The prostate gland is only found in males, and is part of the reproductive system. It looks similar to a walnut and is located just under the bladder, encircling part of the urethra and vas deferens. It plays a key role in the muscles, nerves, and blood vessels of the pelvis, affecting both elimination and reproduction, so it is regarded as a barometer of physical health for men.
However, disease or disorder of the prostate is very common, with approximately half of all men experiencing it at least once in their lifetime. It is related to various factors such as age and hormone levels, with prognoses tending to worsen as men get older. Incidence rates are: 50% of men in their fifties, 60% in their sixties, and 70% in their seventies. The cause of prostate problems is not yet clear and treating them is not easy, so they can affect one’s quality of life greatly.
Prostatic hyperplasia refers to the enlargement of the prostate. It then compresses the urethra resulting in urinary disorders such as weak stream, frequent urination, nighttime urination, the sensation of incomplete emptying, and dull pain on urination. If hyperplasia continues it may lead to prostate inflammation (prostatitis). Typical symptoms are pain (prickly, or sharp and stabbing), discomfort, and heaviness, and these may occur in the lower abdomen, the perineum, and sometimes in the penis, testes, lumbar region, or thigh. Pain may appear abruptly and disappear just as suddenly, but discomfort, stiffness, dull pain or urinary difficulties can last for a few weeks or even months.
Hyperplasia and prostatitis, if severe, can result in urinary retention due to frequent obstruction, bladder dysfunction, uremia, chronic renal (kidney) failure, sexual dysfunction, sleep deprivation, depression, and more.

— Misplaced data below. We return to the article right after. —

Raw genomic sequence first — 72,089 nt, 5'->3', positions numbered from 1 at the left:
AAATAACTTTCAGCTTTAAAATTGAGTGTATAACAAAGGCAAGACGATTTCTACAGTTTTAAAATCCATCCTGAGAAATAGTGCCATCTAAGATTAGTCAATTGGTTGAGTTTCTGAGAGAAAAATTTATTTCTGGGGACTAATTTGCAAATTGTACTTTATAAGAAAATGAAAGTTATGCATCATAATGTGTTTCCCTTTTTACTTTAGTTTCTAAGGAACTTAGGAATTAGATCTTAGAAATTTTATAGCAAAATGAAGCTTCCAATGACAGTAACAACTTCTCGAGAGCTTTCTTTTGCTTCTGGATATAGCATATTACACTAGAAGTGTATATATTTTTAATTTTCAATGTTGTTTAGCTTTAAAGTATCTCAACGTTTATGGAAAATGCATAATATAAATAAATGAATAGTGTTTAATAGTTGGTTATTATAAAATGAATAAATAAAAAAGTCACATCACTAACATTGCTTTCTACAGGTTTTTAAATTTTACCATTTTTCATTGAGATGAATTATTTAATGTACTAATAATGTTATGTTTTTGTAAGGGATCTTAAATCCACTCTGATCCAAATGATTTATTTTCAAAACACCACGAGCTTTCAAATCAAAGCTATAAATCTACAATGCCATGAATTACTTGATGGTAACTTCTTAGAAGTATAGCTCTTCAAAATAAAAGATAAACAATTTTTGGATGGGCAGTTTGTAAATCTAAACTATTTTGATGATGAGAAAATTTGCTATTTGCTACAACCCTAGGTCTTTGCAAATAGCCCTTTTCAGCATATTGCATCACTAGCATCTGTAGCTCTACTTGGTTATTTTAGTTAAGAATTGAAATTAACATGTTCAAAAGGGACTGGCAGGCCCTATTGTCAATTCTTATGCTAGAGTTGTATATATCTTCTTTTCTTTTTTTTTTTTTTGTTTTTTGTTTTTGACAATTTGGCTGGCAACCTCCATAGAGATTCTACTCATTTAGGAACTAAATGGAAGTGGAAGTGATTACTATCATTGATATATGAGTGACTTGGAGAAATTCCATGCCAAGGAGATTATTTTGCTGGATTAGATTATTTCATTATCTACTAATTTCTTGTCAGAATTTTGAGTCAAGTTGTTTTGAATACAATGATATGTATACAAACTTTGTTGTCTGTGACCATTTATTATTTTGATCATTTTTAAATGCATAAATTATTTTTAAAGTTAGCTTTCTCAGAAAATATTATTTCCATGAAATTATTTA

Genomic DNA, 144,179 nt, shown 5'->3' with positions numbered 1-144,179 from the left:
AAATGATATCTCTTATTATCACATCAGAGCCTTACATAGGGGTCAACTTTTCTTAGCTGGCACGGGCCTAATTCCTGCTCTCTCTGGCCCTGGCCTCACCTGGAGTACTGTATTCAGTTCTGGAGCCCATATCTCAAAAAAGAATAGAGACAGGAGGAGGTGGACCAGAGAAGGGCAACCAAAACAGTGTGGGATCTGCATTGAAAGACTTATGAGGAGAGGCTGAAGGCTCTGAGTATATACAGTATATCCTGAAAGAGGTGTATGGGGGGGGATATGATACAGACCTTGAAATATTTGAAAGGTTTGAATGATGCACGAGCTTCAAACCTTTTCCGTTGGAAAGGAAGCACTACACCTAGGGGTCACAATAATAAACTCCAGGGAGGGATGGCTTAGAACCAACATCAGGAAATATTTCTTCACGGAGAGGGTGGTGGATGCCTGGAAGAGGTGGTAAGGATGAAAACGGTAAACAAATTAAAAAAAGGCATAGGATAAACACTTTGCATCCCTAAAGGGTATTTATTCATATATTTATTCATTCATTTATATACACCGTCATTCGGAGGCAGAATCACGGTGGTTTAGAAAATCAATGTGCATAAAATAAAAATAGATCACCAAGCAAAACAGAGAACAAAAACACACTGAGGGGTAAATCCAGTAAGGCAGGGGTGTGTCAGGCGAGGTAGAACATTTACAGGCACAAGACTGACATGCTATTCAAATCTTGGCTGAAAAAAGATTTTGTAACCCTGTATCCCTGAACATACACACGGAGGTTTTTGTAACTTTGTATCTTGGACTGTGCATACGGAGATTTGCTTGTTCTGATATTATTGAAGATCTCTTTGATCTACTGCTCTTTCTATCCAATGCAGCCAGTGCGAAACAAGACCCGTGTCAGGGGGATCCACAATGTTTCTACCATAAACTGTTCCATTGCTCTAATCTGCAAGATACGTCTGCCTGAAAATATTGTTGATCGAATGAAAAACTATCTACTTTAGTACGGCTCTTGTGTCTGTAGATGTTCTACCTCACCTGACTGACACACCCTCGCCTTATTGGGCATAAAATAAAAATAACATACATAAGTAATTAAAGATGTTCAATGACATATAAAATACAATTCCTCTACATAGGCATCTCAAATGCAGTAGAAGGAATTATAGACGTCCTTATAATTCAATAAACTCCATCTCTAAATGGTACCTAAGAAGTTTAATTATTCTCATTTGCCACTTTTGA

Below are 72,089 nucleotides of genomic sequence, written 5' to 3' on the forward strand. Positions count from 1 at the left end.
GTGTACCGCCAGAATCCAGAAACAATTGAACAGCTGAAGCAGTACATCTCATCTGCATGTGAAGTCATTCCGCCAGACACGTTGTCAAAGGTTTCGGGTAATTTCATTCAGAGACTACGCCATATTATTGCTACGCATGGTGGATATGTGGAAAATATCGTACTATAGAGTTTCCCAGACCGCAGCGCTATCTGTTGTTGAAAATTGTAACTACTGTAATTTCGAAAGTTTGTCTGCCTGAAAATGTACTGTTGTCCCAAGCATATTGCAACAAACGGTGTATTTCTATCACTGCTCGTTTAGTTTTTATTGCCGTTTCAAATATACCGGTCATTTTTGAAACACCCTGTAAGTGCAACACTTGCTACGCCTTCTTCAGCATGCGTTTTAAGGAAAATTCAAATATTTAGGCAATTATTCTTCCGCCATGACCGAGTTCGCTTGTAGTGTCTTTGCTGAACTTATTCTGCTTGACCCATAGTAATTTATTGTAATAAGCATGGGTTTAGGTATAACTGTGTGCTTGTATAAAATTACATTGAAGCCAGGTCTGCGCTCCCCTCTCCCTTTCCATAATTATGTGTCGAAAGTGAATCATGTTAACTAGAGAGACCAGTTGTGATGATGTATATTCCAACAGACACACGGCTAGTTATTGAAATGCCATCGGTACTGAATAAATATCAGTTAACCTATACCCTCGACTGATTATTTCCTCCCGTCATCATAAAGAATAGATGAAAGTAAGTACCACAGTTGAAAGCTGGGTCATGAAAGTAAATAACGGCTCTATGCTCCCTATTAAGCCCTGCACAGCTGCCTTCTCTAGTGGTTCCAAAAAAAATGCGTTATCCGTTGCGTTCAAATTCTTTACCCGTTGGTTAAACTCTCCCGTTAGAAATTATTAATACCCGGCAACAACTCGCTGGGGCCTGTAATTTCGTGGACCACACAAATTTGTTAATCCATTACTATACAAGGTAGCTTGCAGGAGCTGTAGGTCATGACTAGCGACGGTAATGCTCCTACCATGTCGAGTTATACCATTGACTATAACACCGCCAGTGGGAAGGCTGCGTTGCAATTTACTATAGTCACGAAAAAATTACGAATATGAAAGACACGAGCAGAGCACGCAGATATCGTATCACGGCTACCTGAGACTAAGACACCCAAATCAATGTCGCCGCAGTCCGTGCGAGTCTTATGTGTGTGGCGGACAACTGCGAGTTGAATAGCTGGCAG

In Eastern medicine there is no disease name which corresponds to the Western term, but from a symptomatic point of view prostate disorders are called a urinary dysfunction, or Lin syndrome. The cause of prostate disorders is not seen solely as a problem in the urogenital system but as an imbalance in the whole body, possibly a disorder of 5 yin organs and 6 yang organs, or a general imbalance of Yin and Yang or of qi and blood. This is the same approach as with other diseases.
To be more specific, a kidney Yang deficiency or a kidney Yin impairment can be seen in older men, while damp heat or blood stasis in the bladder can be seen in younger men. Treatment is different in each case. Generally speaking, it is not easy to treat the root cause of this disease, and treatment for prostate disorders does take more time. However, the advantage of Eastern medical treatment is the high expectation for long term effectiveness, low rate of recurrence, and many fewer side effects due to the strengthening of the immune system. It is done by clearing heat, removing dampness, detoxification, tonifying kidney and spleen, strengthening qi, and getting rid of bacteria and inflammation. Both herbal medicine and acupuncture should be used.